Box Office: After Earth‘s $27 Million Opening Proves That Will Smith Is No Longer Mr. Blockbuster


Remember when I used to rule the summer blockbuster?

As I stated in my review of Furious 6 last week, I have no guilt in enjoying the Fast and Furious series. Even if you don’t like the series you at least have to be awestruck that the series continues to be not only prevalent but sees its gross returns continue to rise with each new installment. When Justin Lin boarded the franchise with The Fast and the Furious: Tokyo Drift he had no Vin Diesel (minus a cameo that was probably shot very late into production) and no Paul Walker. What he did have was Lucas Black, most remembered as the kid who befriended Billy Bob Thornton in the Oscar-winning Sling Blade. That film collected $158 million globally. Not bad for the third entry in the series without its two principal stars. Seven years later, Lin’s Furious 6 has a domestic gross of $171 million within its first eleven days of release. And even with the release of a new Will Smith film, a movie star who has been Mr. Blockbuster when summer rolls around – having had six summertime releases gross $50 million or more in their respective opening weekends – Furious 6 held its ground holding on to the #1 spot for the second weekend in a row, adding another $34.5 million to bring its worldwide total to $480.5 million.

Vin Diesel and Paul Walker may be the stars of the franchise, but apart they just aren’t worth studio investment. No offense to each actor, but they work better as a tag team than as singles competitors (to put a wrestling angle on it). And speaking of wrestling, maybe the reason the series has taken off is because of the addition of Dwayne Johnson aka “The Rock”.


I specifically ordered a Pepsi Zero, not a Diet Pepsi. I’d like to speak with my lawyer.

While I’m skeptical as to how Now You See Me cost a reported $75 million, it was able to buck industry expectations and over perform its opening weekend. With a premise like magicians robbing people, what’s not to like? Throw in some familiar faces some action theatrics by Louis Letterier of The Transporter 1 & 2 and you have a recipe for success. That’s not to say that stars Isla Fisher and James Franco are ready for prime-time, but it does help Jesse Eisenberg’s rep, having slowly risen in the ranks appearing in such films as Zombieland and 30 Minutes or Less, not to mention picking up an Oscar nomination for his portrayal as Facebook wunderkind Mark Zuckerberg in The Social Network. And it’s good to see Michael Caine and Morgan Freeman collecting paychecks in between gigs with director Christopher Nolan.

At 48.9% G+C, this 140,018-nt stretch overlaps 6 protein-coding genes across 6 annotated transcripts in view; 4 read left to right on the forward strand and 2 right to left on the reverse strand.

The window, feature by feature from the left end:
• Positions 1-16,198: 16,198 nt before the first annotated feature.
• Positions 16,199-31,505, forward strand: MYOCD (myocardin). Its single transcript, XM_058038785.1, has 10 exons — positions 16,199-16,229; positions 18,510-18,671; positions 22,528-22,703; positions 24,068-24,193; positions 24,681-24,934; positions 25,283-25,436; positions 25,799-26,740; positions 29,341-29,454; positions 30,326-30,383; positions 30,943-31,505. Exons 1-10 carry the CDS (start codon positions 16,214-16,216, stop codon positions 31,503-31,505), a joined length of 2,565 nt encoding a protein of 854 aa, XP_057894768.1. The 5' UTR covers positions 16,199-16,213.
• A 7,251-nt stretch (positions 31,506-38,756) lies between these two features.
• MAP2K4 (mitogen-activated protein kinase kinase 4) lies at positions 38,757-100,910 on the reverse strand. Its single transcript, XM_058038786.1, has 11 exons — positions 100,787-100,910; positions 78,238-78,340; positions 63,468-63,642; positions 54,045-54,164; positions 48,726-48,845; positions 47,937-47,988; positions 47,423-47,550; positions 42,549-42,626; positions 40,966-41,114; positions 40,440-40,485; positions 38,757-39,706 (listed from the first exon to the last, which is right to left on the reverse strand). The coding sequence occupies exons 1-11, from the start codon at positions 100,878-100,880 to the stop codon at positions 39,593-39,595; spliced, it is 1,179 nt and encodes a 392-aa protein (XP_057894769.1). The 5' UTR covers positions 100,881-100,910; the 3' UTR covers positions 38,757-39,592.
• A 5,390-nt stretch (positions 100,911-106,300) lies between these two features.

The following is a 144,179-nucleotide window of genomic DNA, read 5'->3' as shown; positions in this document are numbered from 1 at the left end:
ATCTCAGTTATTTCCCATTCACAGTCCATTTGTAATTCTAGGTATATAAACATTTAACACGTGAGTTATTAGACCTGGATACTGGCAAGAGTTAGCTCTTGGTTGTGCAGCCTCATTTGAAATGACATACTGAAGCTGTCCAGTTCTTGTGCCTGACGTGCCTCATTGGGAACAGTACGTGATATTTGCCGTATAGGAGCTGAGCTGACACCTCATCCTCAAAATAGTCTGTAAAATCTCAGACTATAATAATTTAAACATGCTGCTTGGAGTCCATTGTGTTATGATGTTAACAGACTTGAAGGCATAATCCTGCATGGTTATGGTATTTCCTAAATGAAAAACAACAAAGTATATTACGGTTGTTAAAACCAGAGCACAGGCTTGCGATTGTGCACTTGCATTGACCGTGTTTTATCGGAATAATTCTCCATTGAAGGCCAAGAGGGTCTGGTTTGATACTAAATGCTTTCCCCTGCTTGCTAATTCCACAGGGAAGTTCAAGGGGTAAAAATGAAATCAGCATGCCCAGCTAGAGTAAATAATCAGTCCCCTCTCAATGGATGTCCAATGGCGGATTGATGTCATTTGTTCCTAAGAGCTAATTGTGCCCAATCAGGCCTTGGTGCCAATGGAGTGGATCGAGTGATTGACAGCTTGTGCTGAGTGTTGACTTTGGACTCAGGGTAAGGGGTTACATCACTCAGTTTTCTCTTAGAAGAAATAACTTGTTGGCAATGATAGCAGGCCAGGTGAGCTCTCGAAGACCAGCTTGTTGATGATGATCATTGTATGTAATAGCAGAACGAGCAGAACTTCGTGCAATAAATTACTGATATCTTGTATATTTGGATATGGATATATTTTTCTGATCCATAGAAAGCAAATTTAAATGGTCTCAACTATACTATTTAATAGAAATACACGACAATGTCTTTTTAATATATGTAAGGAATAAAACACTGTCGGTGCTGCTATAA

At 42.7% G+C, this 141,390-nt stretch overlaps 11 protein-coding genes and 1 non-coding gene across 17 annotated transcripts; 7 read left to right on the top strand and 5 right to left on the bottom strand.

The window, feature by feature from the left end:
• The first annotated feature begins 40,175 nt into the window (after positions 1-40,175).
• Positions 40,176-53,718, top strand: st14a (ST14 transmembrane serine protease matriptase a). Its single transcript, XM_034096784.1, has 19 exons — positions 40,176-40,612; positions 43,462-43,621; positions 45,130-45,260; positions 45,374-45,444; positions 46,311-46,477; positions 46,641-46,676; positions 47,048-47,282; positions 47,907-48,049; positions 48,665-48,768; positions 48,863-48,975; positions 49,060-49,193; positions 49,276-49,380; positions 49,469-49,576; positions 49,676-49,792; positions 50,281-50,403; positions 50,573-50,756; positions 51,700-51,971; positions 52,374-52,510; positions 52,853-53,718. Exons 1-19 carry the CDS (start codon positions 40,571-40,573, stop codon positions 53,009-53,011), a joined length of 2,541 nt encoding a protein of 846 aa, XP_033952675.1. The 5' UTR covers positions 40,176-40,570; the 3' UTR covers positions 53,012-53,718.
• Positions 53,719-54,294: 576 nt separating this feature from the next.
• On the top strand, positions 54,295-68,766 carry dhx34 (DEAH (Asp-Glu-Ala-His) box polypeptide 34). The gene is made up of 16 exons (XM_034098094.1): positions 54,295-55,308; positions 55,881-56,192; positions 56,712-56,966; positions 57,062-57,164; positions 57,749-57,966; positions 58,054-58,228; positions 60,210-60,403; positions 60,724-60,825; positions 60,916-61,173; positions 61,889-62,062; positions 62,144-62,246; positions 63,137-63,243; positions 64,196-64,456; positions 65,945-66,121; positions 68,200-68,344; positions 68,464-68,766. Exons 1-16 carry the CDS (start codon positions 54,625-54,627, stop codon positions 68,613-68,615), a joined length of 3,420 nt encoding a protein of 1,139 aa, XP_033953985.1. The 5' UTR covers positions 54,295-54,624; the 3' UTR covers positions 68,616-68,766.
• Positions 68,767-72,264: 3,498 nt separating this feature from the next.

As for After Earth, the Will Smith vehicle that fizzled at launch, what does its $27 million opening tell us? Is it the fault of Will Smith insistence of reteaming with his son, Jaden (they previously starred in The Pursuit of Happyness), or the fact that the film was co-written and directed by M. Night Shyamalan (yes, “Mr. Twist”). Ah, I bet some out there were surprised to see his name in the credits. Studio Sony Pictures did its best to hide Shyamalan’s name in the advertising as a preventive measure so audiences get deflated. But poor Will Smith. Not doing his fans any favors by starring in a turkey like this, it certainly is a weak moment. It’s as if Sony entrusted the film to the Smiths, both of whom made the studio a ton of money due to the Men in Black franchise with Will and The Karate Kid remake with Jaden. And yet another poor ad campaign failed to come together, obscuring the fact that After Earth is more a Jaden Smith picture than a Will Smith picture.